In Can You Walk?, Arthur Boynton details life as an ambulance driver in Yorkshire when the concept was still new and being defined. His slim memoir is casually written, as if he were chatting in a pub.
The author was introduced to the idea of helping the injured as a mere five year old, when nurse trainees at the start of WWII struggled to lift grown bodies and drafted him to use as a live model. Later, military service trained him to work as a lab tech, and eventually a stint as a volunteer ambulance driver led to a paid position doing the work he discusses here.
Boynton kicks off the book sounding like a man with an ax to grind; he gripes in all caps about volunteers who received “NO PAY” as ambulance drivers (although that’s generally the definition of “volunteer”). But he quickly moves on to vivid stories about the job.
When he started, ambulance drivers simply delivered those in crisis to the nearest hospital. As medicine advanced, the idea of the “golden hour” after an emergency meant that often a patient’s best chance for survival relied on some help while en route, such as wound care, resuscitation, or receiving oxygen. In his years on the job, Boynton saw everything from the funny to the macabre. For example, he learned it was best to leave dead bodies where they were found; once loaded onto the ambulance, nobody was willing to accept the remains for delivery.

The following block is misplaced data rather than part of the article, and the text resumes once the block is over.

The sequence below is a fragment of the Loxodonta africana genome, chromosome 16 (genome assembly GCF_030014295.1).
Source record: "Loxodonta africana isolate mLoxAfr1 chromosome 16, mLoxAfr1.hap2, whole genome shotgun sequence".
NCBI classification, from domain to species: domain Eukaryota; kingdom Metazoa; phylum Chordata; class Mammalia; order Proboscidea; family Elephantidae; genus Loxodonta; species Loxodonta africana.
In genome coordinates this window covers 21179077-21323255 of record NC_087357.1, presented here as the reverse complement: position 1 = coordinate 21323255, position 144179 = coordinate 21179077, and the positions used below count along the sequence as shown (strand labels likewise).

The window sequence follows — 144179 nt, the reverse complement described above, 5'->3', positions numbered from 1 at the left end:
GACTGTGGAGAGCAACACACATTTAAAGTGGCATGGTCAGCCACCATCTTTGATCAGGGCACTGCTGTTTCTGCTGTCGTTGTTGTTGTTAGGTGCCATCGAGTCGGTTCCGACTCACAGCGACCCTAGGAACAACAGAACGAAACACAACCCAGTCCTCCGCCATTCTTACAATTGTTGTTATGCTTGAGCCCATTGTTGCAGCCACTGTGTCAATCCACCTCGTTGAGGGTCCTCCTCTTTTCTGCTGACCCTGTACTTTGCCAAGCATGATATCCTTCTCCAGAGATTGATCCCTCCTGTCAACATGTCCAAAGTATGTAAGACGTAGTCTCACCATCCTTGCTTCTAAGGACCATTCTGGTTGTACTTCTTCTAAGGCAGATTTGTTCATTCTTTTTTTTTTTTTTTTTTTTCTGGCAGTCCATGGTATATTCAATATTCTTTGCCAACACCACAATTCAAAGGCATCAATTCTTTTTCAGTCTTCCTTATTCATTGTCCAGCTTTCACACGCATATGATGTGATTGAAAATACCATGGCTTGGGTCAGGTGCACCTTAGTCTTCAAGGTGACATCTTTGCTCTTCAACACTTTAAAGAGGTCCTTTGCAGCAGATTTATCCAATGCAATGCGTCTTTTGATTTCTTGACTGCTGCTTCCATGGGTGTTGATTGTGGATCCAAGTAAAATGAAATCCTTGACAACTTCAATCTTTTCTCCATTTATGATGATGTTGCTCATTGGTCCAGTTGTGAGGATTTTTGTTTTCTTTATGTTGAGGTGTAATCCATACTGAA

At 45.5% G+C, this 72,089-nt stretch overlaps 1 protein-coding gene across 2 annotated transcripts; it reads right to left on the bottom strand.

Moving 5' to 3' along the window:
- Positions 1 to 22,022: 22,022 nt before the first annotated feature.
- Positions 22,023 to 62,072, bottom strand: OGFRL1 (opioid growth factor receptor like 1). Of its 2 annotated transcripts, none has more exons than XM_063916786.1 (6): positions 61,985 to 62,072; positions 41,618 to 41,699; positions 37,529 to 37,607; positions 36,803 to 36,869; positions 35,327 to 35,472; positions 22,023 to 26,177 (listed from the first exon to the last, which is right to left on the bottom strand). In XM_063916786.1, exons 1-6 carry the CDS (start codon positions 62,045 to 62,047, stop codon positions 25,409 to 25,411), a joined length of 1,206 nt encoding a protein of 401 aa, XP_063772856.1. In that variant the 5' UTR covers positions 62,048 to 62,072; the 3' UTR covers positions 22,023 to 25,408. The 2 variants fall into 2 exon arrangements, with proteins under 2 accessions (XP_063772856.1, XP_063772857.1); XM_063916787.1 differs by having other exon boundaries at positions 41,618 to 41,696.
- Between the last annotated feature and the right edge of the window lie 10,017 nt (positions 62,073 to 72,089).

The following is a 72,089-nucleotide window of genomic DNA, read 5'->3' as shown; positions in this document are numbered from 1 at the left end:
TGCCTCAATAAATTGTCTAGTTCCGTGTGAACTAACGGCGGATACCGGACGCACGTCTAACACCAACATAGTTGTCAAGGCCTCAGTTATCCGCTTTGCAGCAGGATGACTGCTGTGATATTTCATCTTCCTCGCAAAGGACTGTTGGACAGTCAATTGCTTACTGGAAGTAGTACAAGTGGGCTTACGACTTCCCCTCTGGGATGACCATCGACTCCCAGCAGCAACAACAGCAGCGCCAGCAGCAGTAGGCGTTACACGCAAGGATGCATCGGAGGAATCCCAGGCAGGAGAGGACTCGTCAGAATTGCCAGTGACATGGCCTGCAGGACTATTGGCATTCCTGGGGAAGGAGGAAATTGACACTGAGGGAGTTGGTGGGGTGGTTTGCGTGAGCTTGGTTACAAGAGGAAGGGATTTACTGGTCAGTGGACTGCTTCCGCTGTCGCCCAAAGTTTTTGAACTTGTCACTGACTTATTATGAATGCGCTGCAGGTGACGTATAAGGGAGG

The writing here is full of exclamation marks and asides that can be distracting, and marred by some spelling and grammatical errors and minor repetition. The stories are enjoyable and full of surprises, nonetheless. While the photos and details from the author’s home life are more suitable to an audience of family and friends, his discussion of the evolution of the job of ambulance driver (and associated stories) should please general readers with an interest in the subject.
BlueInk Heads-Up: This book may hold special appeal for historians for its discussion of the evolution of ambulance service.
Also available in hardcover and ebook.